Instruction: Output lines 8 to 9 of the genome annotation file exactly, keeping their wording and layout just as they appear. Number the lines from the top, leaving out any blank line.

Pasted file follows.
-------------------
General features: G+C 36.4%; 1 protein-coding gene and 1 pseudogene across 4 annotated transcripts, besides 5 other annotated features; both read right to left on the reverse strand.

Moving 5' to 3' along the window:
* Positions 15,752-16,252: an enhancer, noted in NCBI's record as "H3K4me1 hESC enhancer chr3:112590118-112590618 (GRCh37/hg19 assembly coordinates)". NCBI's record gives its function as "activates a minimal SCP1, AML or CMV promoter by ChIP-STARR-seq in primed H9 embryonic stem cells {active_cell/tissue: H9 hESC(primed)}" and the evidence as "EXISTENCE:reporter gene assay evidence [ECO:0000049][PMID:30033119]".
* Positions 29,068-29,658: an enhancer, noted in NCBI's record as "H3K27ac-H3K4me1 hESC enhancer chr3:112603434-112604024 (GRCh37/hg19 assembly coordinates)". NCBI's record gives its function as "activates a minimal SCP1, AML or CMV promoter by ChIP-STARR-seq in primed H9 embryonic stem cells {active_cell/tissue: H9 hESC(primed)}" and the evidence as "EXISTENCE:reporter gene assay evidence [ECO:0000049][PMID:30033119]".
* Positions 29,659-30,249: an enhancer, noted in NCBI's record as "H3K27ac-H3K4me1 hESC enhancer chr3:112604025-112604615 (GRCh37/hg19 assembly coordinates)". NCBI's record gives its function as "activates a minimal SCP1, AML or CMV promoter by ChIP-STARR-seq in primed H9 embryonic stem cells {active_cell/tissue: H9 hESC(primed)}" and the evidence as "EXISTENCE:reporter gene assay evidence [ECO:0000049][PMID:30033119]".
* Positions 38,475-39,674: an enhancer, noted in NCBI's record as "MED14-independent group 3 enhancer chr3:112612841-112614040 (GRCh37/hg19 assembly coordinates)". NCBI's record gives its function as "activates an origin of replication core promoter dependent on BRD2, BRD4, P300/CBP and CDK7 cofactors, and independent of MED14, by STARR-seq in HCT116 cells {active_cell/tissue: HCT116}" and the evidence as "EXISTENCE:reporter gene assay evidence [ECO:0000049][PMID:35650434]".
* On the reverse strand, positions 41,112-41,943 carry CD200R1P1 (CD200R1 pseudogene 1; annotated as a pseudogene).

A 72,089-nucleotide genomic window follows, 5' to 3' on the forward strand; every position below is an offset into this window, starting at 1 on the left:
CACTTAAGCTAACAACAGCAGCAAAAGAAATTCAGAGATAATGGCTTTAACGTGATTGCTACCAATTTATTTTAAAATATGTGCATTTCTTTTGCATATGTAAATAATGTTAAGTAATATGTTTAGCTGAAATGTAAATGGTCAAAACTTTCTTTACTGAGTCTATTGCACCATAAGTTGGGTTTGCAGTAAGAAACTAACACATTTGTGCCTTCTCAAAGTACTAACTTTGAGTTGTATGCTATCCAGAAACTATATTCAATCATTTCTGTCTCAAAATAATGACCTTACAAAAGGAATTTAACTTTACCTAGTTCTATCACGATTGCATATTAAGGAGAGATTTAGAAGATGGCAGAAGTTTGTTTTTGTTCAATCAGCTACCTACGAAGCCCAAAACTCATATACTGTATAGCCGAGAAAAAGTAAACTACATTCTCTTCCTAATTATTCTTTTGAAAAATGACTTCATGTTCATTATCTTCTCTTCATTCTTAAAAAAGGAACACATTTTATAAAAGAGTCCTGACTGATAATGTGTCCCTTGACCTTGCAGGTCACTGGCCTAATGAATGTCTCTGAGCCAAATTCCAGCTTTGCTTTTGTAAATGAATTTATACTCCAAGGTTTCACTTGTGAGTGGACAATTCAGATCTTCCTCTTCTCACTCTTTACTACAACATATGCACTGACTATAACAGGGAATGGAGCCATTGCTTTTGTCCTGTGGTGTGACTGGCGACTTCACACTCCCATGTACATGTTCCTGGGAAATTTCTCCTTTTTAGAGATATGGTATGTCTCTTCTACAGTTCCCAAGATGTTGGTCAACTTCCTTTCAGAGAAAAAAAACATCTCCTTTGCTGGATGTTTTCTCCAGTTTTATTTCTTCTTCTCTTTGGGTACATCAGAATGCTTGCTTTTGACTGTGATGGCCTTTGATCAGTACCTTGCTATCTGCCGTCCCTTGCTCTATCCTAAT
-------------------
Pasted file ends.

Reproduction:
A 72,089-nucleotide genomic window follows, 5' to 3' on the forward strand; every position below is an offset into this window, starting at 1 on the left:
CACTTAAGCTAACAACAGCAGCAAAAGAAATTCAGAGATAATGGCTTTAACGTGATTGCTACCAATTTATTTTAAAATATGTGCATTTCTTTTGCATATGTAAATAATGTTAAGTAATATGTTTAGCTGAAATGTAAATGGTCAAAACTTTCTTTACTGAGTCTATTGCACCATAAGTTGGGTTTGCAGTAAGAAACTAACACATTTGTGCCTTCTCAAAGTACTAACTTTGAGTTGTATGCTATCCAGAAACTATATTCAATCATTTCTGTCTCAAAATAATGACCTTACAAAAGGAATTTAACTTTACCTAGTTCTATCACGATTGCATATTAAGGAGAGATTTAGAAGATGGCAGAAGTTTGTTTTTGTTCAATCAGCTACCTACGAAGCCCAAAACTCATATACTGTATAGCCGAGAAAAAGTAAACTACATTCTCTTCCTAATTATTCTTTTGAAAAATGACTTCATGTTCATTATCTTCTCTTCATTCTTAAAAAAGGAACACATTTTATAAAAGAGTCCTGACTGATAATGTGTCCCTTGACCTTGCAGGTCACTGGCCTAATGAATGTCTCTGAGCCAAATTCCAGCTTTGCTTTTGTAAATGAATTTATACTCCAAGGTTTCACTTGTGAGTGGACAATTCAGATCTTCCTCTTCTCACTCTTTACTACAACATATGCACTGACTATAACAGGGAATGGAGCCATTGCTTTTGTCCTGTGGTGTGACTGGCGACTTCACACTCCCATGTACATGTTCCTGGGAAATTTCTCCTTTTTAGAGATATGGTATGTCTCTTCTACAGTTCCCAAGATGTTGGTCAACTTCCTTTCAGAGAAAAAAAACATCTCCTTTGCTGGATGTTTTCTCCAGTTTTATTTCTTCTTCTCTTTGGGTACATCAGAATGCTTGCTTTTGACTGTGATGGCCTTTGATCAGTACCTTGCTATCTGCCGTCCCTTGCTCTATCCTAAT